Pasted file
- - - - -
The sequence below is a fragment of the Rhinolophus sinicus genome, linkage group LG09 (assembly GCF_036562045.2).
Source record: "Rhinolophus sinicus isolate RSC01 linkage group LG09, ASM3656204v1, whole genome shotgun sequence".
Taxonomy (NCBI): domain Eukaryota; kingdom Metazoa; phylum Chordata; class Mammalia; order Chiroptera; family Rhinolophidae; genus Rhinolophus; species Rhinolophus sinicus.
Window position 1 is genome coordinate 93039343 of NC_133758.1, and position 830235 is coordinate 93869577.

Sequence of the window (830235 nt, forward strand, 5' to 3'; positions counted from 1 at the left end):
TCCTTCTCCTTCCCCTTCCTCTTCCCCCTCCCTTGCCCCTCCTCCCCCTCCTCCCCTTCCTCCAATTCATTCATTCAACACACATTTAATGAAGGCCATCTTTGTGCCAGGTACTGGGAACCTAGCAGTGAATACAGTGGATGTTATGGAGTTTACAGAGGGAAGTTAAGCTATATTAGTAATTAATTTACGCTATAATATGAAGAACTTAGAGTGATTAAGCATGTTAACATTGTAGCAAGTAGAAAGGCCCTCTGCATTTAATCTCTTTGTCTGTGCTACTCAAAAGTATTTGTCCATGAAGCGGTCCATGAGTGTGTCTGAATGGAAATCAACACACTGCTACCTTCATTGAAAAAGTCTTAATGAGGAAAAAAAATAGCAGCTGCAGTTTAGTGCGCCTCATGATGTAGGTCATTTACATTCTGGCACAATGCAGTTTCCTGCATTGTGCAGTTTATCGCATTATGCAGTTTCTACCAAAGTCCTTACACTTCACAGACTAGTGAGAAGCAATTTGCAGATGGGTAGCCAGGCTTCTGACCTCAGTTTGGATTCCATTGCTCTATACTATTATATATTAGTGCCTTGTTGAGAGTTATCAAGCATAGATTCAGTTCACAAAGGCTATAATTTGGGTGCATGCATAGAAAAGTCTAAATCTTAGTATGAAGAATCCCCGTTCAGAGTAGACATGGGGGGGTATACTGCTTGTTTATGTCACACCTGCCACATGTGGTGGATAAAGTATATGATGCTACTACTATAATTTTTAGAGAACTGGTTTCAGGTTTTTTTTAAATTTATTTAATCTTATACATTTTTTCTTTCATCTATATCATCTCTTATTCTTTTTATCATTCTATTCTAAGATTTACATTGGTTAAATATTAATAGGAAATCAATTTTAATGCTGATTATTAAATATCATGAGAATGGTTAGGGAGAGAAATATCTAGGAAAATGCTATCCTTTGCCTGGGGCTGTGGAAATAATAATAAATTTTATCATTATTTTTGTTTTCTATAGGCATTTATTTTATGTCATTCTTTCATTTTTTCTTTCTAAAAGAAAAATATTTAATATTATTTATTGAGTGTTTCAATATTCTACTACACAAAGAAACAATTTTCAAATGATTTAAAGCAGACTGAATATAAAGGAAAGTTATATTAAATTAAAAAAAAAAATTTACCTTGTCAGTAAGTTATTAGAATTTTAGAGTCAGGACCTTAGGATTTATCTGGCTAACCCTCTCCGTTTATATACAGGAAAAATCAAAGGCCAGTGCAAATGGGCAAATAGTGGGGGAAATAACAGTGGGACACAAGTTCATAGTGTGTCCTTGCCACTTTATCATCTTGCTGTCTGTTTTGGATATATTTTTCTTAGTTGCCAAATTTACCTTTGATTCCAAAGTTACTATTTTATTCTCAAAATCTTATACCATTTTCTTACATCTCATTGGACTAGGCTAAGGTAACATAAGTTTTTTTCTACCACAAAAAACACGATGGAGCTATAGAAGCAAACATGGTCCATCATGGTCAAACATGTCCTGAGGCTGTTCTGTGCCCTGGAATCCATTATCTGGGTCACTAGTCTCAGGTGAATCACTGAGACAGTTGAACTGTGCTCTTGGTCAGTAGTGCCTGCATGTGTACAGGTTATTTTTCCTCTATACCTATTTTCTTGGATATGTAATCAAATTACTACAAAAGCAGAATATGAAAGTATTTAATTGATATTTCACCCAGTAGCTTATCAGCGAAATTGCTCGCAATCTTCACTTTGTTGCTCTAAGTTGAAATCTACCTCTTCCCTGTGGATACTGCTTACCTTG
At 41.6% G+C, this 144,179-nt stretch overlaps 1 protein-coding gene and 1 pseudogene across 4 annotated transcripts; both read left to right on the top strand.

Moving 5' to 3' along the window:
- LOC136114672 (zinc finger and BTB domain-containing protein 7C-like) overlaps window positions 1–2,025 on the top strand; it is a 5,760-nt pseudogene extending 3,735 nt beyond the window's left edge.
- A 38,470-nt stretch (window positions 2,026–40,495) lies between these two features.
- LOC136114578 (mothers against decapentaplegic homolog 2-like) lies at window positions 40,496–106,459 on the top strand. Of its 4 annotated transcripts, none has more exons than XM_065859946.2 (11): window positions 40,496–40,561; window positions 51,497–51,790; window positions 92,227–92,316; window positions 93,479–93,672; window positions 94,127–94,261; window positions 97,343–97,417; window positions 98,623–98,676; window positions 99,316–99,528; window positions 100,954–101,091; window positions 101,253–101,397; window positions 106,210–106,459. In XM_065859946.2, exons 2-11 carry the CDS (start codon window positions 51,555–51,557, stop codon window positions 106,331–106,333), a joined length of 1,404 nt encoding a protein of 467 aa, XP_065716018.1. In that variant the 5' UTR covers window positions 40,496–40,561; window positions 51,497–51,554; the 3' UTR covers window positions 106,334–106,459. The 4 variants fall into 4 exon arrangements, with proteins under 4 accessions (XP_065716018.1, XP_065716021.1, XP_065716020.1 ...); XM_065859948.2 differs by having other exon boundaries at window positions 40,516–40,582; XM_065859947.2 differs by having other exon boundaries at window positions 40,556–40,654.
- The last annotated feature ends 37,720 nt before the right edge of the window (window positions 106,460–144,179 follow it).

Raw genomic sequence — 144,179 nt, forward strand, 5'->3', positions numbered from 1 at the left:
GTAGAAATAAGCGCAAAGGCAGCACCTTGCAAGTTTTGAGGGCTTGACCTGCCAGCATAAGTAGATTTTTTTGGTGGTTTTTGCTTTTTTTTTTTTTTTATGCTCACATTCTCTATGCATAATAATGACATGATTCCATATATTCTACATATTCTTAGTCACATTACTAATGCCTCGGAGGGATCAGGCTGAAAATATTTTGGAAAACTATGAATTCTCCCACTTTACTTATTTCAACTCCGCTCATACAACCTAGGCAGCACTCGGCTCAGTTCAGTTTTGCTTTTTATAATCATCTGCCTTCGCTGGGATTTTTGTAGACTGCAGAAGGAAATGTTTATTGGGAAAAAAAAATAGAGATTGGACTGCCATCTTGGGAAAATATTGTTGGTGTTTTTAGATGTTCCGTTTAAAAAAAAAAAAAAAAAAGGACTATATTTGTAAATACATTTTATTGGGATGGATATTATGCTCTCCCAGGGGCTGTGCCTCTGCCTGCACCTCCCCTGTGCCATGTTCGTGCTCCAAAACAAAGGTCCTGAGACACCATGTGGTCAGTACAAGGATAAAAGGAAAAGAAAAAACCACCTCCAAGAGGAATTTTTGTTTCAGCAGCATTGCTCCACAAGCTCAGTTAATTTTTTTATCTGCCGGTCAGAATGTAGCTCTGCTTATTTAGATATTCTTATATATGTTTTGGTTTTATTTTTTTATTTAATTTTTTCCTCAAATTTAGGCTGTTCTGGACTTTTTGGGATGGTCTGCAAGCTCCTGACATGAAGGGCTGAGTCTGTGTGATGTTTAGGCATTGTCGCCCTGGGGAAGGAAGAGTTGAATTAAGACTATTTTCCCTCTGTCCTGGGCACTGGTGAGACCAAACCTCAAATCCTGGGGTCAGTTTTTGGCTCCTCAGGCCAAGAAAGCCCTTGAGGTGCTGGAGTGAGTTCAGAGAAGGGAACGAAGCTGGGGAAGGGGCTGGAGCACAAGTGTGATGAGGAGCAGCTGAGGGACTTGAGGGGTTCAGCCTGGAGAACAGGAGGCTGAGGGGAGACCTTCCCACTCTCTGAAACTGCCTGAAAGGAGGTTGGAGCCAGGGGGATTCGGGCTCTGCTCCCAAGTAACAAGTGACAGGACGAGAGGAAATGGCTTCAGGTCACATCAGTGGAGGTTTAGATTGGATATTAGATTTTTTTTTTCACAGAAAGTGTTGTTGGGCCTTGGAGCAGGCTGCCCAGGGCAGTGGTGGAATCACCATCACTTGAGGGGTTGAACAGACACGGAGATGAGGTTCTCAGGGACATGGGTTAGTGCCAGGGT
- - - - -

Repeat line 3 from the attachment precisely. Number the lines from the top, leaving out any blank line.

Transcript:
Taxonomy (NCBI): domain Eukaryota; kingdom Metazoa; phylum Chordata; class Mammalia; order Chiroptera; family Rhinolophidae; genus Rhinolophus; species Rhinolophus sinicus.